OrgHacking 2017 — Year In Review — Part II
At the beginning of 2017 I posted 7 questions that were top-of-mind for me at the time:
7 questions for the new year
In preparation for a PeopleOps dinner at First Round Capital, I was asked to share 1–2 questions that will help drive…
As I mentioned in the previous post, they were not meant to guide the topic selection process for the coming year, those were and will continue to be rather emergent, but as a way to create a snapshot-in-time of questions that were top of mind that can then serve as a point of reference for reflection on how they evolve throughout the year.
And in fact, only 20% of last year’s posts can be directly mapped to one of the questions. However, most of the remaining 80% definitely helped evolve my thinking on these issues in a more indirect way. Below are the interim answers and future areas of investigation around these questions:
1. What does the future of the firm really looks like?
The posts more directly covering this topic were Rhizomatic Organizations [Rao] and A Working Class Manifesto [Kilpi] but they were rather abstract and perhaps created more questions than they answered. Which is not necessarily a bad thing, but still… Many of the other posts that in retrospect fell under the “Organizational Theory” theme also address this question indirectly. This is the most abstract question on this list so I wasn’t expecting a full answer to emerge in a year. However a strong connection emerged between this question and Question #3. More on that below.
2. How do we find and attract the best talent to our organizations?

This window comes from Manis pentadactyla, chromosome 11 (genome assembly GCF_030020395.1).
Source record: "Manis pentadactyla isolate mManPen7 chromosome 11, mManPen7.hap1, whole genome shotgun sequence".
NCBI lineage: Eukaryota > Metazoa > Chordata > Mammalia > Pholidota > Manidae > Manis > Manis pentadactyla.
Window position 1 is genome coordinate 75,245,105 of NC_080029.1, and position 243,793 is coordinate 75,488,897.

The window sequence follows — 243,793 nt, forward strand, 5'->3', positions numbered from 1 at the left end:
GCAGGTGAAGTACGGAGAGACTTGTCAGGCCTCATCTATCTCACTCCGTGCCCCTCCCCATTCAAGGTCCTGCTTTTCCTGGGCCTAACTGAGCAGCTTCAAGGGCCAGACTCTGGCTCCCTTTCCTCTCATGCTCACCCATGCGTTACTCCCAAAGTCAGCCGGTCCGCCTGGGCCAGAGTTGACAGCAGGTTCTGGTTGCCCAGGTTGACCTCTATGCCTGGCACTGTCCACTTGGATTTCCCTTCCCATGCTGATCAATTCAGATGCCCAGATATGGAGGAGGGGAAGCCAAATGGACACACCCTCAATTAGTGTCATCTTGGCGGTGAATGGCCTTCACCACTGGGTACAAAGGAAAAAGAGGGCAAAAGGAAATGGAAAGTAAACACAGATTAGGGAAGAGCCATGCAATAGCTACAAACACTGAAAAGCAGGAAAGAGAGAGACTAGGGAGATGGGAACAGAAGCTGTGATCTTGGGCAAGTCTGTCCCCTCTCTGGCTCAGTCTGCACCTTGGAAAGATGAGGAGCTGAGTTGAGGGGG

I started to chisel at this question in A Compensation Polarity, The Psychological Costs of Pay-for-Performance [Larkin, Pierce & Gino], Reinventing top-of-funnel recruiting, and Book Review: Hiring and Getting Hired.
Some interim insights:
- In a knowledge economy where most roles require heavy collaboration and creatively solving high-cognitive-load challenges, standard target/goal-based pay-for-performance schemes cause more harm than good. This doesn’t mean that any form of variable pay is automatically off the table, but it can only be tied to more qualitative long-term behaviors that are difficult to objectively and fairly assess.
- We need to be deliberate and consistent in choosing our position in the compensation polarity and be able to clearly articulate it to candidates (and existing employees).
- We need to move towards a more competency-based recruiting process from the first touch-point with the candidate. But this has to go hand-in-hand with a more thoughtful selling process that allows that candidate to better qualify the opportunity. There’s an interlocking pattern in the increased commitment of both parties involved that I haven’t fully fleshed out yet.
- There’s a strong inertia/standard in the candidate/company dynamic, which means that there’s a cost to “breaking the mold” since it introduces increased cognitive load into the interaction. Explaining “why we do things different here” from the get-go is critical but insufficient, since this is not a purely rational process.
I expect more insights on this front in 2018 since I’ll be more heavily involved in recruiting in 2018 than I was in 2017.
3. How do we effectively manage deep diversity?
The only post that directly ties to this topic is Just Like Me [Delizonna]. However, the mind-share I’ve spent on this topic this year is grossly under-represented in the number of posts on this topic.
This topic has been getting a lot of media attention this past year, but it was disheartening to see how little of it was actually evidence-based. In this short period of time “best practices” emerged despite being proven ineffective or even harmful. We desperately need a more disciplined approach to tackling this critical topic.
Some interim insights:
- Increasing organizational diversity is the wrong starting point in this effort. Increased diversity without a real capacity for inclusion (for example, real psychological safety) will be ineffective at best and hugely harmful at worse.
- A better starting point is increasing the “inclusive capacity” of the organization — the ability to foster a sense of belonging for a growing cohort of people without having to compromise their personal identities in any way.
- This is particularly critical given question #1. We can’t create “communities of meaning around economic collaboration” without a strong sense of belonging.